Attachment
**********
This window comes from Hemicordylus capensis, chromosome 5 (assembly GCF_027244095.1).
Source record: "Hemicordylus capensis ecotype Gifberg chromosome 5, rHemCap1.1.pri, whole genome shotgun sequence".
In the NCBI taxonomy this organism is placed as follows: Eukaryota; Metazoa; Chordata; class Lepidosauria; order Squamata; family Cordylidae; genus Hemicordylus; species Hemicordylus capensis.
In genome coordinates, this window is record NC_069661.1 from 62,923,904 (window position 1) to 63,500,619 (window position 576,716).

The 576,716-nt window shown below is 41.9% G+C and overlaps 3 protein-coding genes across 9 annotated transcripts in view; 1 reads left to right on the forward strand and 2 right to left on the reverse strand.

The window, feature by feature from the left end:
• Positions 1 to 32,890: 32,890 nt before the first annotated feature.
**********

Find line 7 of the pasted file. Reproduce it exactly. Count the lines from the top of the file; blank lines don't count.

• Positions 1 to 32,890: 32,890 nt before the first annotated feature.